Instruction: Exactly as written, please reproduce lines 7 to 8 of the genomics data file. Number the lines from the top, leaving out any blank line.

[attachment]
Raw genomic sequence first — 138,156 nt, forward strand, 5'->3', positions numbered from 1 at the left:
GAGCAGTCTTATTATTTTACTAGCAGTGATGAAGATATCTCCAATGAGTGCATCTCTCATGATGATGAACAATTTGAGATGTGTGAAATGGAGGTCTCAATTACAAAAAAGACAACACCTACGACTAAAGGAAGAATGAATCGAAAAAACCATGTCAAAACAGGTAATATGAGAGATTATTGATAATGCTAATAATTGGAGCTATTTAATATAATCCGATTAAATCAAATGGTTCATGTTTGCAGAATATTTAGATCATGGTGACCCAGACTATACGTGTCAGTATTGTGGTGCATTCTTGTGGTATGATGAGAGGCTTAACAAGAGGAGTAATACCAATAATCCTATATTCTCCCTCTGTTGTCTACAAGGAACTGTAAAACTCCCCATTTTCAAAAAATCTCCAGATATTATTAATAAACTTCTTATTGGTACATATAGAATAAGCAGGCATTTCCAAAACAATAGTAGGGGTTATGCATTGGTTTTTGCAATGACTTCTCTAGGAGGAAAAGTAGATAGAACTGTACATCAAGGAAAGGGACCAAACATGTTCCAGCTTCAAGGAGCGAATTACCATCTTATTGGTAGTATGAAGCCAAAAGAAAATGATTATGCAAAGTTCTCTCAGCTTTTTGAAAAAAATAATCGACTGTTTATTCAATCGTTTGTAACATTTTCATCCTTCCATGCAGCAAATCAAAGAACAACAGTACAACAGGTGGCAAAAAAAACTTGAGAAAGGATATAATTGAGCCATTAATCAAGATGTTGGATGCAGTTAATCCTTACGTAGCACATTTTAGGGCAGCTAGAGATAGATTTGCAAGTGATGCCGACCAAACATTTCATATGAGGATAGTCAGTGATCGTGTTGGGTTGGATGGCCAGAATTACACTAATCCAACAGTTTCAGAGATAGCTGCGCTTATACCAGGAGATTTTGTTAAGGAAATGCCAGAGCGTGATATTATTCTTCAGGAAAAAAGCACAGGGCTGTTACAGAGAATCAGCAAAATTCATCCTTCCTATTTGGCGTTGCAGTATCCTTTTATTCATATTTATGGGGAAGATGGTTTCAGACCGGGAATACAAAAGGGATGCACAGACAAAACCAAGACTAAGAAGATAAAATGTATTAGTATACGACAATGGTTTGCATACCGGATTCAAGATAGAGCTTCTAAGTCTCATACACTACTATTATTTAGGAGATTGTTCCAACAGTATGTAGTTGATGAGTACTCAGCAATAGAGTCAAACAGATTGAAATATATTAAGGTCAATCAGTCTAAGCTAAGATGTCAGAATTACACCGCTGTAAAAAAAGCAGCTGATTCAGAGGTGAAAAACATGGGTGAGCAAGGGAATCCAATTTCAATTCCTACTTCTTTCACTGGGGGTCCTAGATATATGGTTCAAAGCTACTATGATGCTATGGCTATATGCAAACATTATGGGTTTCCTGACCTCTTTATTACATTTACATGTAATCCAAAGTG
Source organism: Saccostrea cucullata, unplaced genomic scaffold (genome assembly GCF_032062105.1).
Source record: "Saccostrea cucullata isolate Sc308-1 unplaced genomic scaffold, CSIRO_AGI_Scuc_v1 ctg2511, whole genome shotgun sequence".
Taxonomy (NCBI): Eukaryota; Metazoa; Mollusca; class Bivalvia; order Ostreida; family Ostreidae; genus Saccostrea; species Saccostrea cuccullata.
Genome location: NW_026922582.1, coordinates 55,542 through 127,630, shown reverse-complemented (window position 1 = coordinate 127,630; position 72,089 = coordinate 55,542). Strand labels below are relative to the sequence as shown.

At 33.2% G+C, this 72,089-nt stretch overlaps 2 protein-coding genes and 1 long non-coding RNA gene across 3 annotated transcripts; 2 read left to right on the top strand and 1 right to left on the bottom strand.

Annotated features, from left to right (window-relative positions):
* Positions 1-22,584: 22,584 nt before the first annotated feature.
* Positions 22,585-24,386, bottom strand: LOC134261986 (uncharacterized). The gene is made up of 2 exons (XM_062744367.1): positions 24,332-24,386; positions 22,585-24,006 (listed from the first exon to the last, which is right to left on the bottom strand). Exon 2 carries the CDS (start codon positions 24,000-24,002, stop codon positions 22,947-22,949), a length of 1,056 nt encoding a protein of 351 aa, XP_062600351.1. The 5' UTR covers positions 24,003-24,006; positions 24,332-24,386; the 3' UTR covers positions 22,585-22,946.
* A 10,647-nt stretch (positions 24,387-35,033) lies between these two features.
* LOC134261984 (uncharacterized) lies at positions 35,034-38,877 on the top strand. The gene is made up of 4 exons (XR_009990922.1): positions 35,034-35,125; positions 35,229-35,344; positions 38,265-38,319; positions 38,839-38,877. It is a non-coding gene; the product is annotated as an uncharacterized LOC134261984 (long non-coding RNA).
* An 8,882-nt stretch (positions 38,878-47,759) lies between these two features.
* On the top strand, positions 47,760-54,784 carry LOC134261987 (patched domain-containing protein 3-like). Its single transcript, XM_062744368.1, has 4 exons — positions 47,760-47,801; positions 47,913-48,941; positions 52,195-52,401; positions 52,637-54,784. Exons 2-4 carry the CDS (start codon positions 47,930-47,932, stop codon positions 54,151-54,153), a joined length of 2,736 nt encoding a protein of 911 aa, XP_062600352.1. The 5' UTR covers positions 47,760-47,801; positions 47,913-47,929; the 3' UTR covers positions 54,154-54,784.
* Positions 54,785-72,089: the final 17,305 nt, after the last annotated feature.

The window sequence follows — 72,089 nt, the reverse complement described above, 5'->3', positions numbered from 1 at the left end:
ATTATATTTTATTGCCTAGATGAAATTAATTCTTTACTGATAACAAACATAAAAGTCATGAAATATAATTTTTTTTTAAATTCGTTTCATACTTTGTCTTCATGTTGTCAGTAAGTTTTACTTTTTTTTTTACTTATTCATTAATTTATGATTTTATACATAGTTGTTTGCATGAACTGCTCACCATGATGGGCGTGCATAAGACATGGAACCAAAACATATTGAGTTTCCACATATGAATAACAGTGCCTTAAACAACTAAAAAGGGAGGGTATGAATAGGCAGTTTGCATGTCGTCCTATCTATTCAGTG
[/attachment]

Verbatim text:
At 33.2% G+C, this 72,089-nt stretch overlaps 2 protein-coding genes and 1 long non-coding RNA gene across 3 annotated transcripts; 2 read left to right on the top strand and 1 right to left on the bottom strand.

Annotated features, from left to right (window-relative positions):